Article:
Monday, January 01, 2007

Historical Herbal Yields Possible Cures

In an article in the British Medical Journal this month, a team of doctors at the Mayo Clinic plan to outline some potential "new" medical discoveries they've made using a 300 year-old herbal text (Ambonese Herbal) by Dutch naturalist Georg Eberhard Rumpf (Rumphius), the AP reports. Eric Buenz, 29, examined the book and then traveled to Samoa to collect a tree extract the herbal claimed could cure diarrhea. "What they found was that the potion, made from the nuts of the atun tree, works a lot like an antibiotic, killing various types of bacteria."

Rumpf, who traveled to the Pacific with the Dutch East India Company, collected plants on the island of Ambon in the 1650s, and had written a manuscript text on his findings which burned in a fire thirty years later. A second draft of the herbal, dictated by Rumpf (he'd gone blind) was lost when the ship carrying it was sunk by the French. The third time was the charm, and eventually a seven-volume herbal was published. Buenz "stumbled upon" a partially-translated edition of the text in Hawaii and began searching it for unknown treatments.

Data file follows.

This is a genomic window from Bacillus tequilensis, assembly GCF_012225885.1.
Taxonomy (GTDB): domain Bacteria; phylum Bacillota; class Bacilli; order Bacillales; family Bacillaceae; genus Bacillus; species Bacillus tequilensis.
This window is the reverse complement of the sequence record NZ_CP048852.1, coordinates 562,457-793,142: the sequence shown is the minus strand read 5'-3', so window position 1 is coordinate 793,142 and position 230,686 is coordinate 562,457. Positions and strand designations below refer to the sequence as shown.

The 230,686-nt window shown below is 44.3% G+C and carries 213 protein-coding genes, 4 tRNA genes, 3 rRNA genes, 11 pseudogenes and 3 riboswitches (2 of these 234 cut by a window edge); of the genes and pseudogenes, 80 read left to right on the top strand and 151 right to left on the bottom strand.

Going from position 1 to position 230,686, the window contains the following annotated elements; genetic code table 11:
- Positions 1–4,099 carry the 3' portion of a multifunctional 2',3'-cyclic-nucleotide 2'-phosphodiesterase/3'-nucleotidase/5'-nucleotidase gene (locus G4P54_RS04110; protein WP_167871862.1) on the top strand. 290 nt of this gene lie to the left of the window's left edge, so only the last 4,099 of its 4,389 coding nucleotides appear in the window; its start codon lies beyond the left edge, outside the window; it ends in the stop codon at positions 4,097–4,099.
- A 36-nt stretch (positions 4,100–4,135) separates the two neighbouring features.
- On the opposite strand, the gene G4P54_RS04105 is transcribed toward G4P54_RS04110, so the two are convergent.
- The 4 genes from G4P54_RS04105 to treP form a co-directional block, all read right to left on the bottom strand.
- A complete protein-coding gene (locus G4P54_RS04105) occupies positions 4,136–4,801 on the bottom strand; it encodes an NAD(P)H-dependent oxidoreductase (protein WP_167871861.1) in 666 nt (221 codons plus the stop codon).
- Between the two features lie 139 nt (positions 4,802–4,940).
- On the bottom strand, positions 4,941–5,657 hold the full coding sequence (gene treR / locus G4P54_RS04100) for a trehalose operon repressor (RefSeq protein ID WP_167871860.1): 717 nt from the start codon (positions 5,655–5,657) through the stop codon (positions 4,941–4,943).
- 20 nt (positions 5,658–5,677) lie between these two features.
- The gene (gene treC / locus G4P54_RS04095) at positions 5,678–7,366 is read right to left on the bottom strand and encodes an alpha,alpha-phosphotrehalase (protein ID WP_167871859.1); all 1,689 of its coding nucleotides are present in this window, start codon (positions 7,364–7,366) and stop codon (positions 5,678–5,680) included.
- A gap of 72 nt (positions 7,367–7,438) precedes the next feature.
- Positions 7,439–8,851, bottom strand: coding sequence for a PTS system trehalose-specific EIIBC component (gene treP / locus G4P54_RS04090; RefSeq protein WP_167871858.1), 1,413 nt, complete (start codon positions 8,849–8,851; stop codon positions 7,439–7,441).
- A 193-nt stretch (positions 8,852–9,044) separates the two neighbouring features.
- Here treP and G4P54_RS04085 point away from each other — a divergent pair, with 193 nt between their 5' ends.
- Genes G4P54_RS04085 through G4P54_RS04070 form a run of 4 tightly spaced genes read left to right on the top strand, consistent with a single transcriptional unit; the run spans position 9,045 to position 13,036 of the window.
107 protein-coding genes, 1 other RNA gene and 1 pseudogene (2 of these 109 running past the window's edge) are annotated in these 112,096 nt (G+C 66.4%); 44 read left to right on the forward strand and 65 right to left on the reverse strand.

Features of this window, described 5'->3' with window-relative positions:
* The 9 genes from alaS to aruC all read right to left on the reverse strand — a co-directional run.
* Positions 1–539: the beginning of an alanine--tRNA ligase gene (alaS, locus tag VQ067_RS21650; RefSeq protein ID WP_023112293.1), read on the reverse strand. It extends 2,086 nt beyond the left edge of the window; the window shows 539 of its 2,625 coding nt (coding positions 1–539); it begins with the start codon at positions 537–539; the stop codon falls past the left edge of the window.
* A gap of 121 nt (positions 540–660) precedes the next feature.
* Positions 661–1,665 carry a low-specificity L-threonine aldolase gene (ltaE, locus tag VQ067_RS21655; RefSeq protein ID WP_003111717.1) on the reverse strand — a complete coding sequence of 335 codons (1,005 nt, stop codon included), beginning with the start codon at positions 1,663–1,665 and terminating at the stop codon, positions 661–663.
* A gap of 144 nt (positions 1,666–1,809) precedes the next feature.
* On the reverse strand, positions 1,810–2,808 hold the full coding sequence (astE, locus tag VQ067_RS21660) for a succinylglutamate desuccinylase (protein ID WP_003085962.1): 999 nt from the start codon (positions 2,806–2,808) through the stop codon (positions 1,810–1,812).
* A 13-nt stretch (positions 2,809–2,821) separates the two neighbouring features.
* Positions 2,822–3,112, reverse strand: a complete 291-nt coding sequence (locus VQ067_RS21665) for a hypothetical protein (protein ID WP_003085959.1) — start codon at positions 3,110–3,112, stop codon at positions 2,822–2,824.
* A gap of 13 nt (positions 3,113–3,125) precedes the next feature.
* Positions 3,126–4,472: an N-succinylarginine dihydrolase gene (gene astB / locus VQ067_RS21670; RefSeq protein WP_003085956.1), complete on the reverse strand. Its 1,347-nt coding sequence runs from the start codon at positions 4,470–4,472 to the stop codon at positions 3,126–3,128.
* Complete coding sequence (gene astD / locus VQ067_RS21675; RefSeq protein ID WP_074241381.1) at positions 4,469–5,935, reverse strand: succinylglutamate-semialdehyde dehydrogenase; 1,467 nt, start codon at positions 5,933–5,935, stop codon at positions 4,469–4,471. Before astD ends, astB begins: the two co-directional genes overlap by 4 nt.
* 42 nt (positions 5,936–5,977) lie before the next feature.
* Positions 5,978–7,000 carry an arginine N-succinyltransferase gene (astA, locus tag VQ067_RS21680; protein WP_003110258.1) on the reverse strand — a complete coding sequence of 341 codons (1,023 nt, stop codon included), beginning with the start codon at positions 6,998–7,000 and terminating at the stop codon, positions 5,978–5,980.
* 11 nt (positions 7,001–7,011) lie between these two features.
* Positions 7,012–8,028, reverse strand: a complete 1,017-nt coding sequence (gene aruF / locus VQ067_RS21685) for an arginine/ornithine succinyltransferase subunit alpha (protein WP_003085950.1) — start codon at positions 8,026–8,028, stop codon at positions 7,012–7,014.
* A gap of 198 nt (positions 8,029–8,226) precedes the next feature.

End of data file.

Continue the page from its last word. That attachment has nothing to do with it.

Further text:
The Mayo Clinic has now obtained a patent on the atun nut extract.

I haven't heard of Rumpf before, but his story sounds fascinating! Must do a little research on this fellow, I think ...

[here's a bit more on him. Sheesh, what luck. Anybody know if there are biographies of him out there?] [[Darn, looks like the last one was published in 1944 ... and it's in Dutch.]]